This post summarizes the status of various public information and ethics bills that MACo took a position on during the 2019 Regular Session.
County governments gather and maintain public information as part of their various functions. Compliance with the Maryland Public Information Act and maintenance of a high level of ethics in all government practices are priorities throughout the administrative agencies and legislative bodies of Maryland’s county governments. Through its advocacy and professional education in the areas of public information and ethics, MACo urges a balance between public safety, government efficiency and public information demands and works with the State’s Office of Attorney General and Ethics Commission on behalf of counties.
Follow links for more coverage on Conduit Street and MACo’s Legislative Database.
Public Information Act
MACo opposed legislation that would have re-written current law such that a record related to a formal complaint of job-related misconduct made against a public employee (including an investigation record, hearing record, or disciplinary decision) would not be considered a personnel record for purposes of Public Information Act (PIA) disclosures. Under this legislation, custodians could still have denied records of the complaint, investigation, hearing, or decision if the record meets current PIA denial criteria. Arguing that it would upset the reasoned and longstanding practice of the PIA to protect the details of sensitive internal investigations regarding employees and personnel, MACo noted that venues already exist for citizens who wish to pursue a remedy beyond an internal agency review and the bill would needlessly expose government employees to potential abuse and place additional burdens on record custodians. Personnel and Investigatory Records – Formal Complaints Against Public Employees was withdrawn by its sponsors.
MACo supported with amendments legislation providing protections against the release of certain victim identifying information or gory or gruesome images from 9-1-1 records based on a PIA request. MACo argued that the implementation of Next Generation 9-1-1 will generate images and media not previously subject to public scrutiny – including the insides of private homes and businesses and visceral scenes of trauma. The potential for abusive use of such media, including victim-shaming and posting on the internet, is extremely high and reasonable PIA protections are needed. The General Assembly passed 9-1-1 Communications – Denial of Part of a Public Record with MACo-supported amendments.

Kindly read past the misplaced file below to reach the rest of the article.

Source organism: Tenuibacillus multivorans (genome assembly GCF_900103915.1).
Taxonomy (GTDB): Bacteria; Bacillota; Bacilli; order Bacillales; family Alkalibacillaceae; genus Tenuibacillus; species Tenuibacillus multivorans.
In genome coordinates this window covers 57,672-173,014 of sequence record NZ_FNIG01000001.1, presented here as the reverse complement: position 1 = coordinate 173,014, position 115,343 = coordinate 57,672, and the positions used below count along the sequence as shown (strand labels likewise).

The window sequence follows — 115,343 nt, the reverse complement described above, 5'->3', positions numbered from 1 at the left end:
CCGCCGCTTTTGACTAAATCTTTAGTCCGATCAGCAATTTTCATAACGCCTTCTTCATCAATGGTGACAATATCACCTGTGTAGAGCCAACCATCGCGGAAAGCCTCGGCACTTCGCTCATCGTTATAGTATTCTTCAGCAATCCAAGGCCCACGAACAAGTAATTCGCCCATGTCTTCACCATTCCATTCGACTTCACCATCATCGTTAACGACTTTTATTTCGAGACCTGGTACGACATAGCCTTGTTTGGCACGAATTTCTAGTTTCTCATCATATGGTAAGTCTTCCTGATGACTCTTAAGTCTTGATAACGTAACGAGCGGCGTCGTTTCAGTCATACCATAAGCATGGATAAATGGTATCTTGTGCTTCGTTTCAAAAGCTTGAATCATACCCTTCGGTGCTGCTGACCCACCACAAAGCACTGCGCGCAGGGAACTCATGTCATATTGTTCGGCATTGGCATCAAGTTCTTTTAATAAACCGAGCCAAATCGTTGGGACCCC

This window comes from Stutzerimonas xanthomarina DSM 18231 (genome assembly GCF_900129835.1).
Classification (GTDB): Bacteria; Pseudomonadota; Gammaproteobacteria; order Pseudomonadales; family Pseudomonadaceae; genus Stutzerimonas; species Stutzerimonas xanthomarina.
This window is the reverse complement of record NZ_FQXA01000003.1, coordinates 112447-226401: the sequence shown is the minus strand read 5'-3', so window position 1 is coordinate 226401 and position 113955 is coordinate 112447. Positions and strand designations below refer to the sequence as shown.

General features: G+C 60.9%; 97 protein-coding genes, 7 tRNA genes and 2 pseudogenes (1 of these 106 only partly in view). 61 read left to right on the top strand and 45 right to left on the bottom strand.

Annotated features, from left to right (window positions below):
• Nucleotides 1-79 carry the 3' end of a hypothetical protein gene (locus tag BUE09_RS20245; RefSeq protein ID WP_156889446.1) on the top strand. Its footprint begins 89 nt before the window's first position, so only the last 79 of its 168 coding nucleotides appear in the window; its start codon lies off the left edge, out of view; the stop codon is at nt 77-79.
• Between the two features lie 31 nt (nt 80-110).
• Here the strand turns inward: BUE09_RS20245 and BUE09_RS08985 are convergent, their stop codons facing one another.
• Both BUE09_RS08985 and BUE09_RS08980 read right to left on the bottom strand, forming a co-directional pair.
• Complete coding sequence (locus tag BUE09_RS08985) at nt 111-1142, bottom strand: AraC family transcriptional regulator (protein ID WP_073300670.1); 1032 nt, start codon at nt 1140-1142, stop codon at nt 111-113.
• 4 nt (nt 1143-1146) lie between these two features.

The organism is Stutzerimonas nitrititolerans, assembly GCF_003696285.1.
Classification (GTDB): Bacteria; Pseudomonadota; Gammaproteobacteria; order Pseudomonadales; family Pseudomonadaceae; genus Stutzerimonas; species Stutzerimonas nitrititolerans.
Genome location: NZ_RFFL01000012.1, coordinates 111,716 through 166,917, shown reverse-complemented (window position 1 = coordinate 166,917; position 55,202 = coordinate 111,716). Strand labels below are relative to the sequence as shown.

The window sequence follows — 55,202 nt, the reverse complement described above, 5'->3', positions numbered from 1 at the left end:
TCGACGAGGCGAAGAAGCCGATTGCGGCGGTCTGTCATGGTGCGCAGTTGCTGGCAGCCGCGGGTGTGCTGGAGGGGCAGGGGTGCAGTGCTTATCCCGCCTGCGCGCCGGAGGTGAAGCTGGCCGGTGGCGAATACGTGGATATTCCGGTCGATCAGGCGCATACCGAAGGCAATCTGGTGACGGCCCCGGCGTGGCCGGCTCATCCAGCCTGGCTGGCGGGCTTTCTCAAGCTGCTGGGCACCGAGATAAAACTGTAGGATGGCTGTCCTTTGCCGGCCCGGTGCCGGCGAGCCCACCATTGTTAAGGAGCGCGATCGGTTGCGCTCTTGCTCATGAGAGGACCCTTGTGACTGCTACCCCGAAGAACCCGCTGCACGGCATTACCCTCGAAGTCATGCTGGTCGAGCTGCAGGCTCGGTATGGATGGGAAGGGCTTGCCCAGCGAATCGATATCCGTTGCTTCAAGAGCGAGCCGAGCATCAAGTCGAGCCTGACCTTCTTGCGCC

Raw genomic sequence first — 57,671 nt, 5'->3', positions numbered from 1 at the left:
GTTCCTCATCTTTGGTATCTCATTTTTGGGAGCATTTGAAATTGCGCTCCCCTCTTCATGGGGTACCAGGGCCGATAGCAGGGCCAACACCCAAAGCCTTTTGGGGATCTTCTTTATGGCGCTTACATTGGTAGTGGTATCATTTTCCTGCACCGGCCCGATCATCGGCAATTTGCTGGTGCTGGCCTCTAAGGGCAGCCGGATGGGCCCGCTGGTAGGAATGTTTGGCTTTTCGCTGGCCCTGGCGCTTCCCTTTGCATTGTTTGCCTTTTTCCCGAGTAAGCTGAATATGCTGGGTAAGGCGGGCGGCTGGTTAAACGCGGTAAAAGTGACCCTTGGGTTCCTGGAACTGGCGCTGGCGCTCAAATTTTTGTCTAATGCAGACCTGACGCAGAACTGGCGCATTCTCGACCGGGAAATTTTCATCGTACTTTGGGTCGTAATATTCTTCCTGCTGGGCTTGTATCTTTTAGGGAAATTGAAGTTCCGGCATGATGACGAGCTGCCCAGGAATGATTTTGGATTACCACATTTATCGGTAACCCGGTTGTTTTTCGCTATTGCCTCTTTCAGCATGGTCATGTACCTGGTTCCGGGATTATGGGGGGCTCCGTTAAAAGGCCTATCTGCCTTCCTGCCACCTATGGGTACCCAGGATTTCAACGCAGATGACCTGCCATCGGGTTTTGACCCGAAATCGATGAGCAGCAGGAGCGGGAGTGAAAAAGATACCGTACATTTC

As amended, 9-1-1 Communications – Denial of Part of a Public Record provides that before allowing inspection of a 9-1-1 communications record that depicts a victim of abuse, domestic violence, or a sexual crime, a records custodian must first contact the victim or the victim’s representative within 30 days after receiving the PIA request. The victim or representative then has 10 days to indicate whether they believe inspection may be contrary to the public interest. The custodian must consider the victim or representative’s response when deciding whether to grant or deny inspection. A custodian must always allow inspection by a person in interest and may redact information depicting a victim if a failure to do so would result in a constructive denial of the entire public record. The custodian does not have to notify the victim or representative if the custodian does not have their contact information.